SEAN LYNGAAS, CNN CYBERSECURITY REPORTER: Well, Jake, there's a lot of reasons. I mean, there were some legal concerns at the Department of Homeland Security about what role they could have in combating myths and disinformation. And there was also concerns about whether it would be ready by election day. But the bottom line is that as flawed as a proposal may have been the -- there's a really sharp demand for protection from election workers, and there's a little bit of ambiguity in the government about federal government about who is responsible for this. The FBI investigates threats, DHS can help prepare election officials for those threats, both physical and cyber, but who's there in the moment.

And then letter you mentioned that we obtained, you know, urged DHS to adopt this proposal and said, "As election workers we are ourselves a crucial part of the nation's critical infrastructure in need of and deserving of protection from the efforts to intimidate us and disrupt the election process."

So, there was an appeal to do something to combat the harassment. And it's unclear if there is a concerted effort within the government to address that at this moment. Jake.

TAPPER: There is harassment, obviously, election officials reporting more than 1000 hospital are threatening interruptions, just since 2020, is anything being done to protect election officials?

LYNGAAS: Yes, but election officials say not enough. The Justice Department has investigated that in some cases brought prosecution against people who threatened violence against election workers. And DHS has provided them with security guidance and related threats to them. But there's a lot more that they say can be done because this, you know, tide of violent threats, which is spurred by myths and disinformation is only grown more acute since 2020. Jake.

TAPPER: All right, Sean Lyngaas, thanks so much.


Let's discuss. And Gloria, this seems like kind of a big failure that election officials still feel vulnerable and that the Biden administration is not doing enough?

GLORIA BORGER, CNN CHIEF POLITICAL ANALYST: I mean, remember the January 6 committee famously che (ph) and Rubio got up there and talked about how they were doxed. And how they needed protection, and how the president of United States at the time, you know, was attacking them. So yes, and I think you could see this coming. It's a bureaucratic mess. You could see it coming back last May, when the so- called disinformation governance board, was a bad name, wasn't it? Disinformation Government Board was disbanded after it was attacked. Because it was thought to be too partisan. Some Republicans didn't like the person who was running it, et cetera. So, they disbanded it, as Sean was saying, instead of fixing it. And so now election workers are complaining who's going to protect us? And then the question is, as you hear from state officials all over the country, who's going to want to be an election worker?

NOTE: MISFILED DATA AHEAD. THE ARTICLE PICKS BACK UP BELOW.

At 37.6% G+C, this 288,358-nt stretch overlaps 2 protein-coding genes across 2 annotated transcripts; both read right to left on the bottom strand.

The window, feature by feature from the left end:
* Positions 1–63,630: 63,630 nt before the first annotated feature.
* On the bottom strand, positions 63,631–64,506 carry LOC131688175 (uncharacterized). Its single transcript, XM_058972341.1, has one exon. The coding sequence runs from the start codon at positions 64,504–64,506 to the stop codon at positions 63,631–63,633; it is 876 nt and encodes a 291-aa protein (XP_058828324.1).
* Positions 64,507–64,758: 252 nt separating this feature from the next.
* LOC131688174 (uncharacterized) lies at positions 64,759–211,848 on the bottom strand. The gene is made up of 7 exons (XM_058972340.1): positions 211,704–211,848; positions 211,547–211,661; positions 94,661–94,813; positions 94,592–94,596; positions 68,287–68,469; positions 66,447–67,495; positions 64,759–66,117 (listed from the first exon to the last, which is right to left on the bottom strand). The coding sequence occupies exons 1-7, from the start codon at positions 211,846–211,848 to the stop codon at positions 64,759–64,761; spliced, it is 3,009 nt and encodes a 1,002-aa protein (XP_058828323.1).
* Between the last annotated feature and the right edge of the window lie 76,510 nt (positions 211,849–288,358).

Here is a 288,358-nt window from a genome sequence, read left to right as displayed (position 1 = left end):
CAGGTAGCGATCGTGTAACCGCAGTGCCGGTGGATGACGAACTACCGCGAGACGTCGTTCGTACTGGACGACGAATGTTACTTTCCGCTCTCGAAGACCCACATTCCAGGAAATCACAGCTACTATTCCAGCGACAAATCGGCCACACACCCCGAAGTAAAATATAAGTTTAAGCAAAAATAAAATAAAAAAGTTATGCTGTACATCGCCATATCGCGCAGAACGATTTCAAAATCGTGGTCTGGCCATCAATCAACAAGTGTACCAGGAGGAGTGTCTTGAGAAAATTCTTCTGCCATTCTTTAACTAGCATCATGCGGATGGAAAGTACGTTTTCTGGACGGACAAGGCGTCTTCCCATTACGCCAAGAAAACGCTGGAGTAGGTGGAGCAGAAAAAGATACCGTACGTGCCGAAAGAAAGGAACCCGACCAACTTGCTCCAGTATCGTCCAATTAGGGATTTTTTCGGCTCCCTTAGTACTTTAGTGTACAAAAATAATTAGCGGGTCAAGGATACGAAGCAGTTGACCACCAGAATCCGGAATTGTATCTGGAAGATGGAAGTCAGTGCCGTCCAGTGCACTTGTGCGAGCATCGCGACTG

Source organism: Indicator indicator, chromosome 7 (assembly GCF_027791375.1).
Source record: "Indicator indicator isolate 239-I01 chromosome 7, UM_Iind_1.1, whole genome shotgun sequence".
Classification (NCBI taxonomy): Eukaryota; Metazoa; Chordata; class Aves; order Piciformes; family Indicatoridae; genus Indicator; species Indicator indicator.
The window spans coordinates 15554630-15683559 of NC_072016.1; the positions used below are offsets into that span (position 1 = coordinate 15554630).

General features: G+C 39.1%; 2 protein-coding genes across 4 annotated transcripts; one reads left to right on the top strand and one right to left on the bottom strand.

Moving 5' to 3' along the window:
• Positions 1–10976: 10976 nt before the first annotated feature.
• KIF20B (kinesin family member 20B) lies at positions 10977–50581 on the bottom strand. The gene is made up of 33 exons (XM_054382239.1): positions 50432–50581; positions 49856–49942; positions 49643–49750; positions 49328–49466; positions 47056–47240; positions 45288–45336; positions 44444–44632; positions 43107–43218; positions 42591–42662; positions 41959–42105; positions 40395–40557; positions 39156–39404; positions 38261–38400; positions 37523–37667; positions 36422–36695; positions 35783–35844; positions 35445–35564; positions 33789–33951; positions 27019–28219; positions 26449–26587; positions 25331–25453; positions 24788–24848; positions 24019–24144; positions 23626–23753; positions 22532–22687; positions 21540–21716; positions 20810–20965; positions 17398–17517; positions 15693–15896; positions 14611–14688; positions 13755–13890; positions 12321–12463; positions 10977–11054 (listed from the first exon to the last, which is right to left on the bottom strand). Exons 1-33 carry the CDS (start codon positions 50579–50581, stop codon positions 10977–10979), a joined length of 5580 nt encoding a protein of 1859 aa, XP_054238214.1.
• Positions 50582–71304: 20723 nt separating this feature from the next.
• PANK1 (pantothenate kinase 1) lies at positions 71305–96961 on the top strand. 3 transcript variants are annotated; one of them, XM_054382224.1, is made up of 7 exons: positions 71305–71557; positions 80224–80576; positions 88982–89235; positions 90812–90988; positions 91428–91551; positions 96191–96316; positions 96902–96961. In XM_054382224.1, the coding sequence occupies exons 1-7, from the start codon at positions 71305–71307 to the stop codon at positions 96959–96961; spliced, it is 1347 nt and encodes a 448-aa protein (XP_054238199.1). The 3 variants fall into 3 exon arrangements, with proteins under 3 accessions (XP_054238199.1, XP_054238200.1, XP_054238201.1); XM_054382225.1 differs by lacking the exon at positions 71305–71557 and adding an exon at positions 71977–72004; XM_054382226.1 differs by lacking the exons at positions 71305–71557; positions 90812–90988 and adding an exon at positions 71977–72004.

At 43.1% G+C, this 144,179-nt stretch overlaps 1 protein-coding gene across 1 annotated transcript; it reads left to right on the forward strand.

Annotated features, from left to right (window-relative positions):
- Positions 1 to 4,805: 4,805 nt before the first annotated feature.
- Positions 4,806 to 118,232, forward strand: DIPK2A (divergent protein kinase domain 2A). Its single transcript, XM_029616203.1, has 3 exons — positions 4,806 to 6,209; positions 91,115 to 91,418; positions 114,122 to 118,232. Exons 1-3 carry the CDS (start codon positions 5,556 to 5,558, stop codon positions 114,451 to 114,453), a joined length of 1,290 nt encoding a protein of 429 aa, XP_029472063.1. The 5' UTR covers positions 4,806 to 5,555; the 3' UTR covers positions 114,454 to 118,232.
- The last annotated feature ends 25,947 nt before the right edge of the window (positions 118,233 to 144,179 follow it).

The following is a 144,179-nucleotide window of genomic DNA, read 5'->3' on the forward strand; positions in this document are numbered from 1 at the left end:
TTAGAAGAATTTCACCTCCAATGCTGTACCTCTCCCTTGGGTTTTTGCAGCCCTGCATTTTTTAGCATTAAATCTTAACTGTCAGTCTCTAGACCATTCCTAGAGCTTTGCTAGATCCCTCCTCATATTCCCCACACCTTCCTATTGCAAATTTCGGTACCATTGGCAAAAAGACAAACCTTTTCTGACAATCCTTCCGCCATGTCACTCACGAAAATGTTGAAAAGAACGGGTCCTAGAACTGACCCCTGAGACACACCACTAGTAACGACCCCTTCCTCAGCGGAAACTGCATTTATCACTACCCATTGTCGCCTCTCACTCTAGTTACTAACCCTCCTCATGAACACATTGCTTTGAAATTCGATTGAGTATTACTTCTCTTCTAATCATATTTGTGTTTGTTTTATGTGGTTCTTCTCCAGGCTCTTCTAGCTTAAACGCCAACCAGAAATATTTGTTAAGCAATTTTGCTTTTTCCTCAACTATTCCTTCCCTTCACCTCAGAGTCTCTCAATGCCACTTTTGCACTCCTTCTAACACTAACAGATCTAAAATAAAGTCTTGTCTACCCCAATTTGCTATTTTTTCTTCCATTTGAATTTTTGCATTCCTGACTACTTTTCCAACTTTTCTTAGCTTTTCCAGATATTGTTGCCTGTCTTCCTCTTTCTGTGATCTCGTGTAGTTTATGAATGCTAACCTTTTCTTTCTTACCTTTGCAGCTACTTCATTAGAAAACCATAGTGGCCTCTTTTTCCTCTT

BORGER: Because they feel unprotected.

TAPPER: So, Nia, I want to get your reaction to some fascinating comments Congresswoman Liz Cheney made last night about the hold that Donald Trump has on so many of her colleagues. She was talking about the events on January 6, when there was obviously so much violence and even after the violence, two-thirds of the House Republican caucus voted to disenfranchise voters of Pennsylvania, take a listen to the congresswoman.


REP. LIZ CHENEY, (R) VICE CHAIR, JANUARY 6 SELECT COMMITTEE: It's only actually required that one House member object but there were so many who wanted to show they were objecting that they'd set up the signup sheets in the cloakroom. And as I was sitting there, a member came in and he signed his name on each one of the state's sheets. And then he said under his breath, the things we do for the Orange Jesus.